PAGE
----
The best tunes are the ones that have been specifically adjusted for your engine and in your ambient conditions, by a skilled tuner with a load bearing dyno, who also double checks the tune on the road. This gives you the best chance that the increased power that the engine is creating will not be detrimental to your engine.

Okay… so how does it affect the engine?

A well-executed flash tune should drive exactly as smooth as OEM, just with a bump in power and torque. The driveability, along with any other aspect of the car, should not be affected in any way. This, folks, if the mark of a good tune; peak power isn’t always the correct answer because good driveability makes a much larger difference.

On the other side of the coin, a bad tune may cause all sorts of problems. The engine may feel rough under throttle, which could be due to parameters such as detonation which causes the engine to pull timing, to try to save itself from harm. The engine may not feel consistent and you may have rough idling or running, maybe even misfiring. The driveability of the engine could be negatively affected, causing slower response, turbo lag and bogging down… possibly even malfunction warnings of check engine light.

How about fuel economy?

Can you really have your cake and eat it? The simple answer is no (well, not unless you go buy some cake then eat it…). Our issue with claims of improvement in fuel economy is that you cannot prove nor deny it, because the fine print will always state that this is down to driving style. What the tuner is getting at here is that because the engine produces more torque at the same rpm, less effort is needed to maintain the same speed, thus the theoretical idea of saving fuel.

On one hand, we can say that torque is partially an indication of the efficiency of the engine. However, without any mechanical changes, you aren’t really going to influence the efficiency of your engine. Oh, we also cannot escape the law of physics – to make more power, you will have to input more energy. That energy is fuel, so more power equals more fuel.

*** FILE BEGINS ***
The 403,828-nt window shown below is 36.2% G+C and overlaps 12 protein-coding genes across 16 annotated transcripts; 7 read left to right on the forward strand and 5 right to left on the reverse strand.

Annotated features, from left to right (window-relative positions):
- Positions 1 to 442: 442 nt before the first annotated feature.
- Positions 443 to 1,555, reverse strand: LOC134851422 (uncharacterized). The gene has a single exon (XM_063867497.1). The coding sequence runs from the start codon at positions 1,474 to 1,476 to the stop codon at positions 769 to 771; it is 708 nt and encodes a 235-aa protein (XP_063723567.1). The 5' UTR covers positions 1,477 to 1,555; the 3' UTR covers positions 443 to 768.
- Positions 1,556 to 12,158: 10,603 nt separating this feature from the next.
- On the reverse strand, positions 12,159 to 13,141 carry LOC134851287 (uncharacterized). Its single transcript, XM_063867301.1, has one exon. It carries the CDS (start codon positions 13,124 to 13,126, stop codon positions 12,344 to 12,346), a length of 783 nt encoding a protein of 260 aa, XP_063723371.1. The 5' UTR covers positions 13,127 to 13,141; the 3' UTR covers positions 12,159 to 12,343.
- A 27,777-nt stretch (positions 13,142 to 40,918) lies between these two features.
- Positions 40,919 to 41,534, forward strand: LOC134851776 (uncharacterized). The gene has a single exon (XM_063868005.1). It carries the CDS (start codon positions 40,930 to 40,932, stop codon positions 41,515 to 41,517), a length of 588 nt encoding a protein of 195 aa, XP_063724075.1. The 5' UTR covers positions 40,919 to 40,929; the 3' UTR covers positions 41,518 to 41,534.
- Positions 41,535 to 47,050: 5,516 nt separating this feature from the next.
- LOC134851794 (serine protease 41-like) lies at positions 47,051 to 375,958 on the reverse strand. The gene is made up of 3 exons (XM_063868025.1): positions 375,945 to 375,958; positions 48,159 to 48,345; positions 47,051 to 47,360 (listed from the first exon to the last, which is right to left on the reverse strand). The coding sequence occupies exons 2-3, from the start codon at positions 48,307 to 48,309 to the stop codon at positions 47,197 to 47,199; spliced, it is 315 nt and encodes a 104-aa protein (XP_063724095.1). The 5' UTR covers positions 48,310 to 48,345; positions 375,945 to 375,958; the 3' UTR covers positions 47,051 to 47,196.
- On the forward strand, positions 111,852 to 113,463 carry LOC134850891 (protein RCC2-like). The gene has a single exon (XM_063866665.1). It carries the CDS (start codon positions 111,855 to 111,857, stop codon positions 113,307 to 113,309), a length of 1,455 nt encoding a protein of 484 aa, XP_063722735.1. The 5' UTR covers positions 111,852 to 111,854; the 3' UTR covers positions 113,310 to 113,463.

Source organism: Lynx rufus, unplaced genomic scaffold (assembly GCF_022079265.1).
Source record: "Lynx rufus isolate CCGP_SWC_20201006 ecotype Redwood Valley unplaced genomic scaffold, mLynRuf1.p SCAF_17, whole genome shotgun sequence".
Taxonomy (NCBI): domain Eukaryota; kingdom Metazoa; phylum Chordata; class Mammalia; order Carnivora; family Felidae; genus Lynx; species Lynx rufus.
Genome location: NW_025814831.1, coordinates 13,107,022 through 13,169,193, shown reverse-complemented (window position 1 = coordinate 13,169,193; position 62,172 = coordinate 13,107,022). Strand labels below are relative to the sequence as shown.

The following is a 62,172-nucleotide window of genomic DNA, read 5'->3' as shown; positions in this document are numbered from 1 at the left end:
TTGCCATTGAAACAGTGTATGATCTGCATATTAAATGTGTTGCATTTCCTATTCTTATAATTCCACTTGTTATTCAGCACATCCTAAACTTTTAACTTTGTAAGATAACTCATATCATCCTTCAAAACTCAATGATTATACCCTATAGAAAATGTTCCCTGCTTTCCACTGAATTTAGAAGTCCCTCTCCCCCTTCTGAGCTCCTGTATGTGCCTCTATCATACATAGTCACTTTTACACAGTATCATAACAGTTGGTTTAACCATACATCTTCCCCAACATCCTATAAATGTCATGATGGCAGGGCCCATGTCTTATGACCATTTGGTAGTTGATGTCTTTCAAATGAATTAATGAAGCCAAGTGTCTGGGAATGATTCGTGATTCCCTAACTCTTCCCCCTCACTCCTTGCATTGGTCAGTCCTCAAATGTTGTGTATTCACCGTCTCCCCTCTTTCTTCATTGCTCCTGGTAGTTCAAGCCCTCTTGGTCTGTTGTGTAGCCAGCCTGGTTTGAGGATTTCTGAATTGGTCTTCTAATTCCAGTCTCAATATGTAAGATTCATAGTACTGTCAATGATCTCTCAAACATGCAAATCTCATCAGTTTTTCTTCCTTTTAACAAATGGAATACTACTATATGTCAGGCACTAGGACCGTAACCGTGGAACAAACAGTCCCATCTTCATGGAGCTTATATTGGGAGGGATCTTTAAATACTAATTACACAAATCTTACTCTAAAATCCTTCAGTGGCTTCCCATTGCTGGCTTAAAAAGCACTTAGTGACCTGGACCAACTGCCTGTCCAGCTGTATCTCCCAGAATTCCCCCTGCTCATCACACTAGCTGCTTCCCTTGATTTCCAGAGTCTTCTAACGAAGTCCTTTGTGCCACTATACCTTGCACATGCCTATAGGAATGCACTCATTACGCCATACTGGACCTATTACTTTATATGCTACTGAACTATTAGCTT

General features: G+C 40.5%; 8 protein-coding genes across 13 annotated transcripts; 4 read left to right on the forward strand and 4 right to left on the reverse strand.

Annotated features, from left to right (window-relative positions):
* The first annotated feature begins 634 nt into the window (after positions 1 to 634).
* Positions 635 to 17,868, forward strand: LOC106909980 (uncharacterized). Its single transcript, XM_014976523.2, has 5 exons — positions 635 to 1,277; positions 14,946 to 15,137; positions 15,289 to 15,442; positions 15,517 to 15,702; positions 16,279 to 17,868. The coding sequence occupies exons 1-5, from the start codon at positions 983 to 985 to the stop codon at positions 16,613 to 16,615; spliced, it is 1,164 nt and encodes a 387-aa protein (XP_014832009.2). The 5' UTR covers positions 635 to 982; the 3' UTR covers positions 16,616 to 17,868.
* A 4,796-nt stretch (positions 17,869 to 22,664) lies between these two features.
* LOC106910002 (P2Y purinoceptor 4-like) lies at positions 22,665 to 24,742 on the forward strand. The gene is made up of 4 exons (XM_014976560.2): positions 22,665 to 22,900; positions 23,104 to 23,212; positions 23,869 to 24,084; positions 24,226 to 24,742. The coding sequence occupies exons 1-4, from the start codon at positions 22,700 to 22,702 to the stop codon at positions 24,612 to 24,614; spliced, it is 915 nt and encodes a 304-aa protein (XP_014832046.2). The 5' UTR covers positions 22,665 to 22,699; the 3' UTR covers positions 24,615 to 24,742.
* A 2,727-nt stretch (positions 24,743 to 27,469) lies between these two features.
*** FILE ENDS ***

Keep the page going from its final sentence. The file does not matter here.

A small caveat to this is that tuners can disable some of the emissions systems which hurt the fuel economy to help them create more torque without using “any” extra fuel. For example, you could reduce or disable the EGR (exhaust gas recirculation) which routes inert gas into the combustion chamber, which reduces the capability for producing power. By reducing this and adjusting the fuel and ignition timing to suit, this could improve fuel economy as a nett result. But before you get your hopes up, this is only within the cruising section of the map and EGR is not active during throttle (at least not in 99.9% of the engines I’ve seen or tested).

In the real world, you wouldn’t normally see gains in fuel economy. In fact, if it remains the same, you’re already winning. But hey, if you’re reading this article then our educated guesstimate is that you’re tuning for power, and more power equals more fun, and more fun equals more fuel spent. Yup, fuel economy down the drain.

Next week, we wrap up this series by differentiating good and bad tunes. We hope you’re enjoying this so far! 😉

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mm

German fella who left his heart in Malaysia. Kyle has a BEng in Motorsport Engineering, so the team at #MTHRFKNWIN mostly assume he knows what's he's on about. Truthfully, we don't understand half the things he says.